Global Warming and the Stock Market
Al Gore came to Washington and told Congress that global warming is “the most dangerous crisis we have ever faced,” and that the legislators should immediately freeze current carbon emissions (and several other recommendations). Gore got a great welcome - except from a few Republicans, who were either dreamers, skeptics or optimists.
Gore was bringing to Congress the words of scientists. The New York Times reports that the Intergovernmental Panel for Climate Change states:
In a bleak and powerful assessment of the future of the planet, the leading international network of climate change scientists has concluded for the first time that global warming is "unequivocal" and that human activity is the main driver, "very likely" causing most of the rise in temperatures since 1950.
This is the culmination of many reports from scientists telling us in no uncertain terms that man-made global warming is building and will cause havoc to the environment of the Earth.
After so many years of talk about global warming, some doubters are using the term "climate change." We even got the head of ExxonMobil to admit there is such a thing as "climate change." But this is no switch at all. Ever since the Earth was born there has been "climate change." This is the nature of climate: it changes constantly.
Let's compare a dreamer's attitude with the attitude of a stock market investor in the year of 1929. Normal people would say "there has been a stock market crash." A dreamer would say "there's been a stock market change." You bet there has been a change: it crashed.
Similarly, with the current crisis. Dreamers should wake up and see that indeed there has been "climate change." The entire Earth is warming. And the warming is dangerous to our future. And the warming is caused mainly by human use of fossil fuels. And we must act now to reduce its effects.
We have people like Senator James Inhofe who ridicule Al Gore and claim that the whole global warming business is a hoax. They claim that scientists are not 100% sure, that it has not been proven completely, that there are areas of doubt.
OK, let's go along and say there is doubt. There always is doubt about the future. Nobody can be sure about what may happen tomorrow. Again, let's go back to the stock market. Assume that you invested $10,000 in the stock market and you did extremely well: after a few years your stocks grew to be worth $1,000,000. Wonderful. Then your holdings began to decrease in value, to $900,000, to $800,000, to $700,000 and to $600,000. At this point the majority of economists say that they are pretty sure we may have a stock market crash soon.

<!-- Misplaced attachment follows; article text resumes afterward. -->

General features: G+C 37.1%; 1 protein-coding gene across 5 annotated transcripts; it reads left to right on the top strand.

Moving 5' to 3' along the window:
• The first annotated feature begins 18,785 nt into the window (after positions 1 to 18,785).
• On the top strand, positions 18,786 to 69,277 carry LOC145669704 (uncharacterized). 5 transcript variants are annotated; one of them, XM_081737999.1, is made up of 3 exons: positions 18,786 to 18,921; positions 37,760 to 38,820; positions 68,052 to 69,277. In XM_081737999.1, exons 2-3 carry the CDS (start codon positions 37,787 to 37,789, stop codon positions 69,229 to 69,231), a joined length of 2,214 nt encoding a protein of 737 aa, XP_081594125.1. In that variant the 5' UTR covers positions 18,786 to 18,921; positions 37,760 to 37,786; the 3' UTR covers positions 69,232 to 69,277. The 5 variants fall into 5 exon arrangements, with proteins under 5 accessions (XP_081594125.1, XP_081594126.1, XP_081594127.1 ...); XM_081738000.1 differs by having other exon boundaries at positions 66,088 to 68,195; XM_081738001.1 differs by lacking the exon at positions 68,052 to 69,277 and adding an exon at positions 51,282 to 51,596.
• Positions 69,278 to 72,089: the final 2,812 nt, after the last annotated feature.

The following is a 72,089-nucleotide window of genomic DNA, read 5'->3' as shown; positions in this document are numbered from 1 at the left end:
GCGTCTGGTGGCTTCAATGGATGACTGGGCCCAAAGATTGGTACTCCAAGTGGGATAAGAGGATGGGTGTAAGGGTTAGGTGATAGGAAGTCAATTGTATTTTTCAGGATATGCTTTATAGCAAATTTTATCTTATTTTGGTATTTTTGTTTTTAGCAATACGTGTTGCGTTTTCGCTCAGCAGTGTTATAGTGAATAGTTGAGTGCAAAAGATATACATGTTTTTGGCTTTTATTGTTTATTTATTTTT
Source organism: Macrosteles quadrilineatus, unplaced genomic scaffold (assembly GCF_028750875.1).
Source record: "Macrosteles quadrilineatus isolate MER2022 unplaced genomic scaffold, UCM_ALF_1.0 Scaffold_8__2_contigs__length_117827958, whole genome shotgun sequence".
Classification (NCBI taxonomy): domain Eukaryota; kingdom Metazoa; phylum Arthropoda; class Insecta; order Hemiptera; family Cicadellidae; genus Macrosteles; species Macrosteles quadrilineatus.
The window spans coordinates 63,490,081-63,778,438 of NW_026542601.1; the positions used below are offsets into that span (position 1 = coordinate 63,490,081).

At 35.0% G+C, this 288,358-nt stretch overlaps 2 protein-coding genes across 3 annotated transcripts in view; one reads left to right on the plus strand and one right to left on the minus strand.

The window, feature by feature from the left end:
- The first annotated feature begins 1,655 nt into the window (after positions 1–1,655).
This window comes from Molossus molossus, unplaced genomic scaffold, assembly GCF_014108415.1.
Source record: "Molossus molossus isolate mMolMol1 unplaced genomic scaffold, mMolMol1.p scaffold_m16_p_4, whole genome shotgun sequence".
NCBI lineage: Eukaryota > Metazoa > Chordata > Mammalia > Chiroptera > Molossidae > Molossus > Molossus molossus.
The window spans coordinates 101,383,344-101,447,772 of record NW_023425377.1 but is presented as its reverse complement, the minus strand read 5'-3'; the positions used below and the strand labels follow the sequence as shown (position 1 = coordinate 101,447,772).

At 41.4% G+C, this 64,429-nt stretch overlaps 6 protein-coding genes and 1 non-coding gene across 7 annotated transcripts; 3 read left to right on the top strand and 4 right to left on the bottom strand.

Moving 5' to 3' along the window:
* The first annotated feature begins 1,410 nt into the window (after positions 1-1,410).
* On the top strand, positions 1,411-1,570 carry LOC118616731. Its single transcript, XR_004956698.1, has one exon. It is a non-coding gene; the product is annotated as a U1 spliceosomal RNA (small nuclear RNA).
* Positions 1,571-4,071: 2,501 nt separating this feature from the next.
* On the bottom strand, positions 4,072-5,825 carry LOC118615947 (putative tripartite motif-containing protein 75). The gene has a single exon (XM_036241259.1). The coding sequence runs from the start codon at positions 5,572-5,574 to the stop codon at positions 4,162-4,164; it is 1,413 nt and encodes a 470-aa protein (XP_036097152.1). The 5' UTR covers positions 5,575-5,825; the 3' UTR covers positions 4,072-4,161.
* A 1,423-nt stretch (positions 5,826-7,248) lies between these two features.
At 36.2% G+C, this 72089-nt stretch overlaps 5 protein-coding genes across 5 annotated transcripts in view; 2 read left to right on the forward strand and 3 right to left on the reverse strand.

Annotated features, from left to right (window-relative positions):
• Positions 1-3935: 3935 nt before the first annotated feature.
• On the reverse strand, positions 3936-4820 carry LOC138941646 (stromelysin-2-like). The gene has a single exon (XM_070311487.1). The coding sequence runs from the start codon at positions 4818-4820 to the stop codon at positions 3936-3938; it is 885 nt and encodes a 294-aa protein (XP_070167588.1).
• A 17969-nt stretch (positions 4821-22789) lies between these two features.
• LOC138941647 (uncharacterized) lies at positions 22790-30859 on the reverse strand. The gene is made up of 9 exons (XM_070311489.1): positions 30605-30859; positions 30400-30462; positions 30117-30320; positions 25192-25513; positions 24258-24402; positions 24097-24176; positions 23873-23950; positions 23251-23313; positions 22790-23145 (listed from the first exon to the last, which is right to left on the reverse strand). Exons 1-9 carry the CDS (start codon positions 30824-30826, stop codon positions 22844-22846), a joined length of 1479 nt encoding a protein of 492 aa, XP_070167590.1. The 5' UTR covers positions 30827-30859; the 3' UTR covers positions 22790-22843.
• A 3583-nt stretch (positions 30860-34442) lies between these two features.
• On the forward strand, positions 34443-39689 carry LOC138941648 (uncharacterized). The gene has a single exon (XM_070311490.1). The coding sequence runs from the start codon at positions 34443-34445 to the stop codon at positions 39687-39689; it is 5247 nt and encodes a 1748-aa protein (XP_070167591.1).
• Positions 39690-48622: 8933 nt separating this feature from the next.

If there were a crash, your holdings would be worth less than when you started. Would you get out of the stock market? You have no guarantee that there will be a crash. But if you have any prudence at all you will get out of the stock market fast - if you haven't already left.
We have a similar situation with reference to global warming. There are doubts. However, if the scientists of the world are correct, the environment of the world will crash. Not merely energy industries, as some skeptics worry, but living conditions all over the planet. Under such circumstances, no prudent person can do nothing.
The optimist says that of course there is global warming, but we are so inventive that we are sure to find a way to counteract it. We have licked other natural forces before and we can do it again.
Maybe we can and maybe not. Today we do not know. We do know, however, that if we do not recognize a problem, nobody will try to fix it. Al Gore has not only defined the problem, but offered recommendations for fixing it. He wants to freeze carbon dioxide emissions immediately. (He has made other recommendations that I will discuss in the future.)
Gore is among the real optimists. He is going to all this trouble because he is sure that if the people understand the problem, they will be able to fix it. He is sure that Congress will do what is necessary.
Posted by Paul Siegel at March 22, 2007 6:19 PM
The possible environmental crash is not much different from a market crash. None of us can afford to be dreamers, skeptics or optimists with reference to global warming. We must act as prudently as we would with regard to our stock market investments. It is many orders of magnitude more important to prevent an environment crash than a stock market crash.